The Impact of Young Workers on the Aggregate Labor Market
An increase in the share of youth in the working age population of one state or region relative to the rest of the United States causes a sharp reduction in that state's relative unemployment rate and a modest increase in its labor force participation rate. This is inconsistent with many theories of the labor market, but can be easily explained by a model of frictional unemployment with on-the-job search. The theory makes strong predictions regarding the behavior of wages which are shown to be consistent with the data. The paper also reconciles its findings with an existing body of apparently contradictory empirical evidence.
Volume (Year): 116 (2001)
Issue (Month): 3 ()
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- Steven J. Davis & Prakash Lougani & Ramamohan Mahidhara, 1997.
"Regional Labor Fluctuations: Oil Shocks, Military Spending, and Other Driving Forces,"
JCPR Working Papers
4, Northwestern University/University of Chicago Joint Center for Poverty Research.
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- Sanders Korenman & David Neumark, 2000. "Cohort Crowding and Youth Labor Markets (A Cross-National Analysis)," NBER Chapters,in: Youth Employment and Joblessness in Advanced Countries, pages 57-106 National Bureau of Economic Research, Inc.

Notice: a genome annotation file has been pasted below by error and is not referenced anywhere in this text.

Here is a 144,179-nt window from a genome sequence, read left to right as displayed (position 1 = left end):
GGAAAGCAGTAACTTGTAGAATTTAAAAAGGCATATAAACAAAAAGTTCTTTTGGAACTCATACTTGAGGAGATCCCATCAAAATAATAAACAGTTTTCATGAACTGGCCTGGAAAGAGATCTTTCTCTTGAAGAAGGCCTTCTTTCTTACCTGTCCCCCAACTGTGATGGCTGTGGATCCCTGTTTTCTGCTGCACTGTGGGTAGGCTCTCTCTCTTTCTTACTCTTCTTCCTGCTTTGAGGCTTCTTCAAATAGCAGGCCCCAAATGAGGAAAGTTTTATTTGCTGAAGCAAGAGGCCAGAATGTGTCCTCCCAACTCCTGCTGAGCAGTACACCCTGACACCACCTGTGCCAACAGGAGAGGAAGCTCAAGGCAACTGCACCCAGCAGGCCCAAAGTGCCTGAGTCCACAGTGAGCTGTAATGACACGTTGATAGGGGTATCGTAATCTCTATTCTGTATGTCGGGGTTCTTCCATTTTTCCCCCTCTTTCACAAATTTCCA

- Sanders Korenman & David Neumark, 1997. "Cohort Crowding and Youth Labor Markets: A Cross-National Analysis," NBER Working Papers 6031, National Bureau of Economic Research, Inc.
- Oliver Jean Blanchard & Peter Diamond, 1989. "The Beveridge Curve," Brookings Papers on Economic Activity, Economic Studies Program, The Brookings Institution, vol. 20(1), pages 1-76.
- Robert J. Gordon, 1981. "Inflation, Flexible Exchange Rates, and the Natural Rate of Unemployment," NBER Working Papers 0708, National Bureau of Economic Research, Inc. Full references (including those not matched with items on IDEAS)
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